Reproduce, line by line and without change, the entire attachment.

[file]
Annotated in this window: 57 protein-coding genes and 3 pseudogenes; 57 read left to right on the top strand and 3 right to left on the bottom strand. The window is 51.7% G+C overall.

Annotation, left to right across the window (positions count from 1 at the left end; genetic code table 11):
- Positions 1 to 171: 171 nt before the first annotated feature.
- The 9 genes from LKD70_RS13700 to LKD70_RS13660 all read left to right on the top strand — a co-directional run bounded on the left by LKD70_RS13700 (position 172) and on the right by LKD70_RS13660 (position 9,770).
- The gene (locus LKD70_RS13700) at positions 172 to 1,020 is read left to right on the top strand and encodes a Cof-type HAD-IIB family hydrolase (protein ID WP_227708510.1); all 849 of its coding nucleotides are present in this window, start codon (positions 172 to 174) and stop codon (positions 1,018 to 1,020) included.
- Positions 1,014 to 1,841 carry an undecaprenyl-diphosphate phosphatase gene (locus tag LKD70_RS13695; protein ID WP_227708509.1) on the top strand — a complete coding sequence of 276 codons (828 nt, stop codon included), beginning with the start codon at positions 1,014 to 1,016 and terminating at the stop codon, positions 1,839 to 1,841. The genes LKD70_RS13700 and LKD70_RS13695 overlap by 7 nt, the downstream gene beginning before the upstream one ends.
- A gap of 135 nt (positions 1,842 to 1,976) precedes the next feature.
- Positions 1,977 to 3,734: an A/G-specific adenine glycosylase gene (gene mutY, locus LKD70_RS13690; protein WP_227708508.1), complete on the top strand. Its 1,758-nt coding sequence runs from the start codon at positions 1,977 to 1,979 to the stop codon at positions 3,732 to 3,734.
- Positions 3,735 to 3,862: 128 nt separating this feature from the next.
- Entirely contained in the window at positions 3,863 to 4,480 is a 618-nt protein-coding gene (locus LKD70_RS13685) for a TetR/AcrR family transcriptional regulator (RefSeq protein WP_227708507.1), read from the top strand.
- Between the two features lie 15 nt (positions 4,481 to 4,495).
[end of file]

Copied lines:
Annotated in this window: 57 protein-coding genes and 3 pseudogenes; 57 read left to right on the top strand and 3 right to left on the bottom strand. The window is 51.7% G+C overall.

Annotation, left to right across the window (positions count from 1 at the left end; genetic code table 11):
- Positions 1 to 171: 171 nt before the first annotated feature.
- The 9 genes from LKD70_RS13700 to LKD70_RS13660 all read left to right on the top strand — a co-directional run bounded on the left by LKD70_RS13700 (position 172) and on the right by LKD70_RS13660 (position 9,770).
- The gene (locus LKD70_RS13700) at positions 172 to 1,020 is read left to right on the top strand and encodes a Cof-type HAD-IIB family hydrolase (protein ID WP_227708510.1); all 849 of its coding nucleotides are present in this window, start codon (positions 172 to 174) and stop codon (positions 1,018 to 1,020) included.
- Positions 1,014 to 1,841 carry an undecaprenyl-diphosphate phosphatase gene (locus tag LKD70_RS13695; protein ID WP_227708509.1) on the top strand — a complete coding sequence of 276 codons (828 nt, stop codon included), beginning with the start codon at positions 1,014 to 1,016 and terminating at the stop codon, positions 1,839 to 1,841. The genes LKD70_RS13700 and LKD70_RS13695 overlap by 7 nt, the downstream gene beginning before the upstream one ends.
- A gap of 135 nt (positions 1,842 to 1,976) precedes the next feature.
- Positions 1,977 to 3,734: an A/G-specific adenine glycosylase gene (gene mutY, locus LKD70_RS13690; protein WP_227708508.1), complete on the top strand. Its 1,758-nt coding sequence runs from the start codon at positions 1,977 to 1,979 to the stop codon at positions 3,732 to 3,734.
- Positions 3,735 to 3,862: 128 nt separating this feature from the next.
- Entirely contained in the window at positions 3,863 to 4,480 is a 618-nt protein-coding gene (locus LKD70_RS13685) for a TetR/AcrR family transcriptional regulator (RefSeq protein WP_227708507.1), read from the top strand.
- Between the two features lie 15 nt (positions 4,481 to 4,495).